Politics of Superiority and Discriminated Dignity of Regional Languages – A.S. Gawrisanker, Delhi

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We congratulate the activists of United Malayalam Movement (Aikya Malayala Prasthanam) for orgnising the uncompromising movement in order to ensure question papers in mother tongue (in Malayalam) in addition to English in State PSC’s examinations. Their protest was to ensure dignity for Malayalam where as the institutional framework of the State showed deliberate negligence in making the native language an institutionally capable one for decades. Even though Malayalam was accepted constitutionally as the administrative language in the State for a considerable breadth of time, deliberate attempts with ample financial backupwere deficient for making the language as suitable for ensuring livelihood requirements like government jobs. So that, in a State where some students are exposed to English than mother tongue from primary classes onwards, it will be simply impossible for ordinary students (who are majority) to compete with these privileged ones’ in examinations and interviews which are conducted in English only. 

As a result these ordinary students are not able to access higher level government posts. Hence, through imposing English as the medium of such recruitment processes, all these posts are becoming reserved for English medium learners. As a result those coming from marginalized sections, remote villages, financially poor backgrounds (who cannot afford good quality English education) and language minorities will be stopped from accessing key roles in decision making bodies of governance. The urban based upper strata of society who are socially and financially capable of investing in English based education can dominate in all these government and other similar jobs. This will keep social inequalities perpetually.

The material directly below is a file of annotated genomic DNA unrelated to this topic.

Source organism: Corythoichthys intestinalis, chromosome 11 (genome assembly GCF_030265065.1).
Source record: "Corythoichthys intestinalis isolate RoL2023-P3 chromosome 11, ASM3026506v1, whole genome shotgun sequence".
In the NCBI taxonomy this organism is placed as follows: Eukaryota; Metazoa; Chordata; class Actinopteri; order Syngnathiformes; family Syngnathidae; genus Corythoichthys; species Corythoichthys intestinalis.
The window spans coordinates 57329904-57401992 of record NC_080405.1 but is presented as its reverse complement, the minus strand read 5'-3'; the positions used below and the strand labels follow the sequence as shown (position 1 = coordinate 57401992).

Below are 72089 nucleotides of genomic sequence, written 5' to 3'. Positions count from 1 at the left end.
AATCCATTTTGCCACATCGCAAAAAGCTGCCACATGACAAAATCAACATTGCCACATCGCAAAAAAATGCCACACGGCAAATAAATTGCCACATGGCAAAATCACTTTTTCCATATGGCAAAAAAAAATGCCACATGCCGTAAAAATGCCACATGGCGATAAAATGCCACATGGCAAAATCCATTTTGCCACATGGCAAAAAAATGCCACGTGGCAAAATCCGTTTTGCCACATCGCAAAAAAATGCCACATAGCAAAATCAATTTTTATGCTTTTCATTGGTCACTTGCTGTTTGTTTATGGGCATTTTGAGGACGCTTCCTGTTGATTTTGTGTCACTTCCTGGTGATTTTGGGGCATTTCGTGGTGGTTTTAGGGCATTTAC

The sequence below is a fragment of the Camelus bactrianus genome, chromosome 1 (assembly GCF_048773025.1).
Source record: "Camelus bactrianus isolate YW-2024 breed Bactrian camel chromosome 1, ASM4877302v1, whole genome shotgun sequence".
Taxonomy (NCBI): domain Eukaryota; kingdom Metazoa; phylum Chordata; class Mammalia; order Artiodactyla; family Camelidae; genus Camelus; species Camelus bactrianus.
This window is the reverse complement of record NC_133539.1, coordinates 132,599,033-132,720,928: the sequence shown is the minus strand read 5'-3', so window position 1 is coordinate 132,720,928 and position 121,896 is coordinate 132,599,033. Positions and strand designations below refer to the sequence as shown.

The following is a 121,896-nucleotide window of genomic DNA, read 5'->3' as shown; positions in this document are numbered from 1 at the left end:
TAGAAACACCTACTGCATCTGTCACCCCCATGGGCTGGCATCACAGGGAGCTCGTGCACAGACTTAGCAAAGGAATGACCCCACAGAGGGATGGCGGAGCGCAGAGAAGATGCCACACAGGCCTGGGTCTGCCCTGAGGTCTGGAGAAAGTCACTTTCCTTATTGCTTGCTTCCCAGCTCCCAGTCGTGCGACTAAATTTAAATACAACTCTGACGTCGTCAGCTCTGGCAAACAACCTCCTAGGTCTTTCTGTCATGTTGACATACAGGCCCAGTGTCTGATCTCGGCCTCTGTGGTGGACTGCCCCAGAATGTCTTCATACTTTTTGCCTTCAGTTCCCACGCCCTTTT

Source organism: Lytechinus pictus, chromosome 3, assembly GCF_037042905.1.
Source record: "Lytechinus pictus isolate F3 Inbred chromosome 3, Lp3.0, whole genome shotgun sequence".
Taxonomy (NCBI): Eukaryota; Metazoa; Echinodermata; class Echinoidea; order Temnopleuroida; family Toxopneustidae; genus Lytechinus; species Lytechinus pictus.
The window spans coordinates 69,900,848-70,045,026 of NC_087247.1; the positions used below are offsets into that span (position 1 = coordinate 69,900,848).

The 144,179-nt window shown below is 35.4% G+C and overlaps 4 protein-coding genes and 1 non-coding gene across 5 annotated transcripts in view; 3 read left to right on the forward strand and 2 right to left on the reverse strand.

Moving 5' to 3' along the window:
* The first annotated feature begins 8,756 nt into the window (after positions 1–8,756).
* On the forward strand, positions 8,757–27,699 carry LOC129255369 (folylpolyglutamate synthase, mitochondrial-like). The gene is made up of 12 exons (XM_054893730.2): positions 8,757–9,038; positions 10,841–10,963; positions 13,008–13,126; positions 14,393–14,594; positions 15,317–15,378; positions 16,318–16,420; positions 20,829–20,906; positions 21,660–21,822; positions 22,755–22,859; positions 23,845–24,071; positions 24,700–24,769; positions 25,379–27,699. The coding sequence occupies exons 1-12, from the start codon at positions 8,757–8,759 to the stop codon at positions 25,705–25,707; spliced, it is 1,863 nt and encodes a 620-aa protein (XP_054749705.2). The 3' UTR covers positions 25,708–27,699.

The so called experts pointed out that Malayalam language is in deficiency of many technical terms that are used extravagantly in academic disciplines hence it will be difficult to make question papers in Malayalam. Even though it is true (but all regional languages face this problem) partially at present, it cannot be treated as a principal barrier in strengthening the institutional acceptance of a regional language. Instead it should become a reason for enriching the language by developing new words. All dominating and growing languages of present world tried continuously and consistently to create new words suitable for new requirements and already there are many new words created by local professionals which are in wide use.